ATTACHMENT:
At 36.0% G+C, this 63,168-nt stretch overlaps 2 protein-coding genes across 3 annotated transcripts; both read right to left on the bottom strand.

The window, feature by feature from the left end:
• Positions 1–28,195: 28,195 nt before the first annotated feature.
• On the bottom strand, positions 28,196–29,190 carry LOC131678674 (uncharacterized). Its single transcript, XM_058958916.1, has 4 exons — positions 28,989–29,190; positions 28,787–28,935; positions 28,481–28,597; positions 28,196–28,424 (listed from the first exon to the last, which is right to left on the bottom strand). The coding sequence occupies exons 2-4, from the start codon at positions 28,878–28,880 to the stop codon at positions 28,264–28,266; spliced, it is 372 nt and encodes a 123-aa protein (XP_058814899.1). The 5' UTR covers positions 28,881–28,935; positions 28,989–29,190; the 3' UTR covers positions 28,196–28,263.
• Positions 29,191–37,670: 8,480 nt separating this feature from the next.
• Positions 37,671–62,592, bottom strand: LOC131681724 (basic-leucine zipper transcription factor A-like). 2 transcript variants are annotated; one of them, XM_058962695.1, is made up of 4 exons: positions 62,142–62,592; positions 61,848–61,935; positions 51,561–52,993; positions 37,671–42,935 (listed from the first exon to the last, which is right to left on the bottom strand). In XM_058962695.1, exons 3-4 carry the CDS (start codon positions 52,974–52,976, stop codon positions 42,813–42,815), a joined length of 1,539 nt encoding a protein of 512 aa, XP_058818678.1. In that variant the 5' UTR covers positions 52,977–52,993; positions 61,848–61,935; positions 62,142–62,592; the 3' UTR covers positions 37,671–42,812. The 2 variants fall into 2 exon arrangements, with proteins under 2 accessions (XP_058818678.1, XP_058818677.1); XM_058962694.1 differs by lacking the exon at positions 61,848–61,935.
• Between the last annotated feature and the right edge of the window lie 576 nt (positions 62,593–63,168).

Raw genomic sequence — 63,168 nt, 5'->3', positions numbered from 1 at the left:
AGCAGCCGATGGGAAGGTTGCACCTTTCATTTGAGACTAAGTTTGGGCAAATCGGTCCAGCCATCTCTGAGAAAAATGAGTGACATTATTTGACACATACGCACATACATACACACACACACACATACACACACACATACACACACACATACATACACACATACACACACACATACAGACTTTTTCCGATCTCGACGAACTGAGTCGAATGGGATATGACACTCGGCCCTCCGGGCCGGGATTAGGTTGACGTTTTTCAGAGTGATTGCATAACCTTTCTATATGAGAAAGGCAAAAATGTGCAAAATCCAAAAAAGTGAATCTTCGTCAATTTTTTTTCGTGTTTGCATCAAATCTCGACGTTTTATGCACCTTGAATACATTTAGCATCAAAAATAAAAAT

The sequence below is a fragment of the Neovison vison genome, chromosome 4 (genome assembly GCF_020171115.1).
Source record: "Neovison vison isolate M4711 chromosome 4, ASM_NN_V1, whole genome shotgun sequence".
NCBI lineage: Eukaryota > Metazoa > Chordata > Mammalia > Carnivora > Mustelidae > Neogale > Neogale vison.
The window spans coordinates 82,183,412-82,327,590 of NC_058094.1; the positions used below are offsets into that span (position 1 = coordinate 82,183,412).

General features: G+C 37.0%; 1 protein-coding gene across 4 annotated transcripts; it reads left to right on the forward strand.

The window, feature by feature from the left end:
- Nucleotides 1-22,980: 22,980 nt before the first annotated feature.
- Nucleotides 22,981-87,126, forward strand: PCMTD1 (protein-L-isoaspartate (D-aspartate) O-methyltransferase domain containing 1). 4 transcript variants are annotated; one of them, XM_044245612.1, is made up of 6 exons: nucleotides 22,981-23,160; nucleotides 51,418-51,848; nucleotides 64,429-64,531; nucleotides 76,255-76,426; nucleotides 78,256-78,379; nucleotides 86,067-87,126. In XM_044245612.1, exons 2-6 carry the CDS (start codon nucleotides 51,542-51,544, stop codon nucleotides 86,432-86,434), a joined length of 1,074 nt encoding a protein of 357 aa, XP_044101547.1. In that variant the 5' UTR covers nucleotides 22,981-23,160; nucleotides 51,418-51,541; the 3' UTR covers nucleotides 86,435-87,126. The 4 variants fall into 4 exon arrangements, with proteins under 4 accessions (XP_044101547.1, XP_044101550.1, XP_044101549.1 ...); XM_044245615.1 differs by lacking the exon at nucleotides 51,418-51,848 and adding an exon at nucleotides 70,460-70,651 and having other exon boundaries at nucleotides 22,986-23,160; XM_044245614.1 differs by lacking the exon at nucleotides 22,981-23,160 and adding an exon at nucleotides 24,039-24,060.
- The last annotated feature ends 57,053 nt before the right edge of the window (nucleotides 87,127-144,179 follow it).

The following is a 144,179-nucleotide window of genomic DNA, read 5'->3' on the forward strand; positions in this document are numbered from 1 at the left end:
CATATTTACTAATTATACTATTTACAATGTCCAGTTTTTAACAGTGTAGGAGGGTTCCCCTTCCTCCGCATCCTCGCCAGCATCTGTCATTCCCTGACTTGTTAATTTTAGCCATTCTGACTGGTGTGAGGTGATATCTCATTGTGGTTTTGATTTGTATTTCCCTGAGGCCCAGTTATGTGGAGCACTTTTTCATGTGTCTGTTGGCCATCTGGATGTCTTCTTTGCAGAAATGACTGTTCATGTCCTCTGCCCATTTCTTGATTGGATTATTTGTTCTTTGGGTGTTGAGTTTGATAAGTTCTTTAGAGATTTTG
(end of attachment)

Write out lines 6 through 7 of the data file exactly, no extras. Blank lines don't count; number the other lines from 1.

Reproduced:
• Positions 37,671–62,592, bottom strand: LOC131681724 (basic-leucine zipper transcription factor A-like). 2 transcript variants are annotated; one of them, XM_058962695.1, is made up of 4 exons: positions 62,142–62,592; positions 61,848–61,935; positions 51,561–52,993; positions 37,671–42,935 (listed from the first exon to the last, which is right to left on the bottom strand). In XM_058962695.1, exons 3-4 carry the CDS (start codon positions 52,974–52,976, stop codon positions 42,813–42,815), a joined length of 1,539 nt encoding a protein of 512 aa, XP_058818678.1. In that variant the 5' UTR covers positions 52,977–52,993; positions 61,848–61,935; positions 62,142–62,592; the 3' UTR covers positions 37,671–42,812. The 2 variants fall into 2 exon arrangements, with proteins under 2 accessions (XP_058818678.1, XP_058818677.1); XM_058962694.1 differs by lacking the exon at positions 61,848–61,935.
• Between the last annotated feature and the right edge of the window lie 576 nt (positions 62,593–63,168).